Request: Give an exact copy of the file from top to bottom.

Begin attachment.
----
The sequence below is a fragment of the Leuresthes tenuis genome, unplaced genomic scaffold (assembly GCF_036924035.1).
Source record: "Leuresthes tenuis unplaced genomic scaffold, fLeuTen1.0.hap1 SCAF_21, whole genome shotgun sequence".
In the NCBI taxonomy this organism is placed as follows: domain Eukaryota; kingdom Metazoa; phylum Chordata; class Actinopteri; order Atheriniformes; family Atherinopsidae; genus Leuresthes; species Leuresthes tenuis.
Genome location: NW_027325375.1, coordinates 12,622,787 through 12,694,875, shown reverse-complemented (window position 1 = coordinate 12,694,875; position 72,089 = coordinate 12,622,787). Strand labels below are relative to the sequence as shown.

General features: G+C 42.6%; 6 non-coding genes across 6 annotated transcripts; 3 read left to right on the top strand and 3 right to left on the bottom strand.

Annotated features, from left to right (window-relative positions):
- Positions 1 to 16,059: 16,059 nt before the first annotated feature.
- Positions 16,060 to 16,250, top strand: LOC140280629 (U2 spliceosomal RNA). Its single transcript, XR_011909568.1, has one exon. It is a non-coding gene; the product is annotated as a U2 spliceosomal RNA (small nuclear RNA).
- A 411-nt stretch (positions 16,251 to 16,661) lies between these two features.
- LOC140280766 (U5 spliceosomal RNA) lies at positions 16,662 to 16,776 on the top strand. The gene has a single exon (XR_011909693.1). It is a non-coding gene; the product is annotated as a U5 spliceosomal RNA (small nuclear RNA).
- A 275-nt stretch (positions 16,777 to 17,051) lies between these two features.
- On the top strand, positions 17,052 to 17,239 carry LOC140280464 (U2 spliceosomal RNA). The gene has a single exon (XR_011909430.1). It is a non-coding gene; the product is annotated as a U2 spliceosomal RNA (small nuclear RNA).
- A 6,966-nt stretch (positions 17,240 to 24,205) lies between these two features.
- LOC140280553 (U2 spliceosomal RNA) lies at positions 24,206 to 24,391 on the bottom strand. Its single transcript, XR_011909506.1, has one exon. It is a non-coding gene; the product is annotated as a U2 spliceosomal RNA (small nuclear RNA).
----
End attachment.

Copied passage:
The sequence below is a fragment of the Leuresthes tenuis genome, unplaced genomic scaffold (assembly GCF_036924035.1).
Source record: "Leuresthes tenuis unplaced genomic scaffold, fLeuTen1.0.hap1 SCAF_21, whole genome shotgun sequence".
In the NCBI taxonomy this organism is placed as follows: domain Eukaryota; kingdom Metazoa; phylum Chordata; class Actinopteri; order Atheriniformes; family Atherinopsidae; genus Leuresthes; species Leuresthes tenuis.
Genome location: NW_027325375.1, coordinates 12,622,787 through 12,694,875, shown reverse-complemented (window position 1 = coordinate 12,694,875; position 72,089 = coordinate 12,622,787). Strand labels below are relative to the sequence as shown.

General features: G+C 42.6%; 6 non-coding genes across 6 annotated transcripts; 3 read left to right on the top strand and 3 right to left on the bottom strand.

Annotated features, from left to right (window-relative positions):
- Positions 1 to 16,059: 16,059 nt before the first annotated feature.
- Positions 16,060 to 16,250, top strand: LOC140280629 (U2 spliceosomal RNA). Its single transcript, XR_011909568.1, has one exon. It is a non-coding gene; the product is annotated as a U2 spliceosomal RNA (small nuclear RNA).
- A 411-nt stretch (positions 16,251 to 16,661) lies between these two features.
- LOC140280766 (U5 spliceosomal RNA) lies at positions 16,662 to 16,776 on the top strand. The gene has a single exon (XR_011909693.1). It is a non-coding gene; the product is annotated as a U5 spliceosomal RNA (small nuclear RNA).
- A 275-nt stretch (positions 16,777 to 17,051) lies between these two features.
- On the top strand, positions 17,052 to 17,239 carry LOC140280464 (U2 spliceosomal RNA). The gene has a single exon (XR_011909430.1). It is a non-coding gene; the product is annotated as a U2 spliceosomal RNA (small nuclear RNA).
- A 6,966-nt stretch (positions 17,240 to 24,205) lies between these two features.
- LOC140280553 (U2 spliceosomal RNA) lies at positions 24,206 to 24,391 on the bottom strand. Its single transcript, XR_011909506.1, has one exon. It is a non-coding gene; the product is annotated as a U2 spliceosomal RNA (small nuclear RNA).